March 29, 2018: NAC chief Bob Bennett filed a formal doping complaint against Alvarez, delaying his hearing to April 18 and adding more uncertainty.
April 3, 2018: Two weeks before his scheduled hearing amid rumors of a likely suspension, Alvarez held a media conference call to announce he was withdrawing from the bout just 32 days out from the scheduled rematch. The Mexican star continued to plead innocence and apologized to fans.
April 13, 2018: Alvarez underwent cosmetic surgery on his right knee to prepare the internal femoral cartilage and eliminate a pathological fold. He was expected to return following 3-4 weeks of recovery.
April 18, 2018: Alvarez was suspended for six months by the NAC for failing a pair of out-of-competition urine tests. With the lenient suspension retroactive to the failed tests in February, Alvarez was deemed eligible to return in August, which kept open the door for a September rematch on Mexican Independence Day weekend.
April 18, 2018: On the same day as Alvarez's suspension was announced, Golovkin revealed he planned to keep his May 5 date intact and announced he would face former junior middleweight title contender Vanes Martirosyan in Carson, California.
May 3, 2018: Still upset at Alvarez's excuses and the boxing media's acceptance of his reasons, Golovkin told reporters in California there was only "a 10 percent probability" that he would be interested in facing Alvarez a second time.
May 5, 2018: Golovkin made quick work of Martirosyan via violent second-round TKO to tie Bernard Hopkins' middleweight record of 20 title defenses. Although GGG defended his WBA and WBC titles, his IBF title wasn't at stake after the sanctioning body refused to accept his opponent as a legitimate title contender.
May 15, 2018: While talks of a fall rematch continued to swirl, Alvarez was removed from WBC rankings after failing to submit to year-round drug testing. Although Alvarez maintained his innocence from his failed tests in February, he said he would only undergo testing once Golovkin officially signed the contract for a rematch. Alvarez quickly changed his stance following the WBC's ruling.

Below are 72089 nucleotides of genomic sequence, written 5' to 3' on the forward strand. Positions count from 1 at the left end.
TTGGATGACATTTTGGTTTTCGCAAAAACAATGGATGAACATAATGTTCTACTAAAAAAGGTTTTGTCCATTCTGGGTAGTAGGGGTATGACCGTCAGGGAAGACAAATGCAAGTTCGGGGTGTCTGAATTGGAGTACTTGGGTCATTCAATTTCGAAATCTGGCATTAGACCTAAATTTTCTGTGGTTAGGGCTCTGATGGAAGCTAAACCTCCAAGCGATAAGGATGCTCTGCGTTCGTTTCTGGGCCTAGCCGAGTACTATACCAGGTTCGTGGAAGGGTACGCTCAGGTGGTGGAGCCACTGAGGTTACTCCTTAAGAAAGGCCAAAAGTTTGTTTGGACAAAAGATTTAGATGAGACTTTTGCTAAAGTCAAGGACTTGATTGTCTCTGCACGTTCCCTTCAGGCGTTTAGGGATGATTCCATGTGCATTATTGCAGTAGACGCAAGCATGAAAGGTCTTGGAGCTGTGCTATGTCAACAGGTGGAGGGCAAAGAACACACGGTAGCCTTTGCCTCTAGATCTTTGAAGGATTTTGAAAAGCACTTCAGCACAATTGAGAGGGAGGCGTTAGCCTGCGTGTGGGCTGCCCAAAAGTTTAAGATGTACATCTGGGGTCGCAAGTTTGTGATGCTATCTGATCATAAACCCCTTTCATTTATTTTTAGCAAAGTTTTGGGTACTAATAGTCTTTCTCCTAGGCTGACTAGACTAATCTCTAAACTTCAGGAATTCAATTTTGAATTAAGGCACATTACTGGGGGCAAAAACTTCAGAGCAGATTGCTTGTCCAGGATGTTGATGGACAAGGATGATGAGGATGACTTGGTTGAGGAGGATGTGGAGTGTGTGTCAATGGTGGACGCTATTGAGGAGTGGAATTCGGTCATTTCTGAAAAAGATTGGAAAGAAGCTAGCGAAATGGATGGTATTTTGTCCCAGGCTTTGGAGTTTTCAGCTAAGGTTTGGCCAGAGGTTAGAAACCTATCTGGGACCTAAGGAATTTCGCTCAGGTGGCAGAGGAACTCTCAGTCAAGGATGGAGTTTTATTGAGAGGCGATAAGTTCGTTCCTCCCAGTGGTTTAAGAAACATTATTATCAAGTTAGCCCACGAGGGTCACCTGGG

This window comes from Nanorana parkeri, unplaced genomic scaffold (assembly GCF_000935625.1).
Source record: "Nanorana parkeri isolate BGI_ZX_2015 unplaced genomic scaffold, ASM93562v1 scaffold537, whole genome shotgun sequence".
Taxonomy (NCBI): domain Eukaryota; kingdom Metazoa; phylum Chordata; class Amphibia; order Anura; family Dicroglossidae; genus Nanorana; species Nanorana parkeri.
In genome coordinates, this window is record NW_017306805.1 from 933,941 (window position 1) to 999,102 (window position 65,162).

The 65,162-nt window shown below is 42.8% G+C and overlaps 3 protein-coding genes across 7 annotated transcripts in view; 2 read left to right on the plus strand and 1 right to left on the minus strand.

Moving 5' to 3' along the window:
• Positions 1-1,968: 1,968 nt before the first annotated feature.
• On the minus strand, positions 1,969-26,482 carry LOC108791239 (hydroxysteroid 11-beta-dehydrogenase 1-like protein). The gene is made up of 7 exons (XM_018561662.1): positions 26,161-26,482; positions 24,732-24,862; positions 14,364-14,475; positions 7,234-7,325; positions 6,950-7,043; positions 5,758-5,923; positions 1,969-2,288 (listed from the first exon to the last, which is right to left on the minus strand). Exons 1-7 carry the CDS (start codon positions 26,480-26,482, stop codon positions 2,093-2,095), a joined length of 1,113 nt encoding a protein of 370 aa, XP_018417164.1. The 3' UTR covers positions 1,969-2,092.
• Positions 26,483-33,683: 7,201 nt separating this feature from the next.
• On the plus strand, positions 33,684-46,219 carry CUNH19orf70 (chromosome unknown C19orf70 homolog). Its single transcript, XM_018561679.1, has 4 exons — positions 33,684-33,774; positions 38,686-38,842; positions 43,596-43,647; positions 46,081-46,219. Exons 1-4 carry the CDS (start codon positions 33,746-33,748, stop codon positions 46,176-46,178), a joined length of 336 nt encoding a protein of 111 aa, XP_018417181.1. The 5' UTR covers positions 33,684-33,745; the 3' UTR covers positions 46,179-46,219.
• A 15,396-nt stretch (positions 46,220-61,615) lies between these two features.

June 5, 2018: Negotiations for Golovkin-Alvarez II began to go south after De La Hoya publicly derided GGG's demand of a 50-50 financial split due to Alvarez's failed drug tests (Alvarez enjoyed a 70-30 split in the first bout). Golovkin trainer Abel Sanchez revealed on the same day that his fighter would be more than willing to walk away should his demands not be met.
June 6, 2018: Golovkin was stripped of his IBF middleweight title for not agreeing to face mandatory opponent Sergiy Derevyanchenko within the 90-day timeframe provided by the sanctioning body.
June 6, 2018: On the same day GGG was stripped of his IBF title, De La Hoya publicly declared that negotiations for a September rematch had hit a dead end, saying, "the Canelo train has left the station." In addition, De La Hoya revealed he was in talks with promoter Eddie Hearn of Matchroom Sport about matching Alvarez against top contender Daniel Jacobs for Sept. 15.
June 12, 2018: After Golovkin shot down the original Golden Boy offer of a 65-35 financial split, De La Hoya issued 24-hour deadline for Golovkin to accept a final offer of 57.5-42.5 for the rematch.
June 13, 2018: Hours after the imposed deadline came and went, with De La Hoya telling reporters the fight was dead, a tweet from the "Golden Boy" himself announced that an eleventh hour deal had been made. After GGG reportedly stuck to his principals and didn't budge from his financial stance, De La Hoya later revealed it took additional money he was forced to post himself in order to get Golovkin's signature.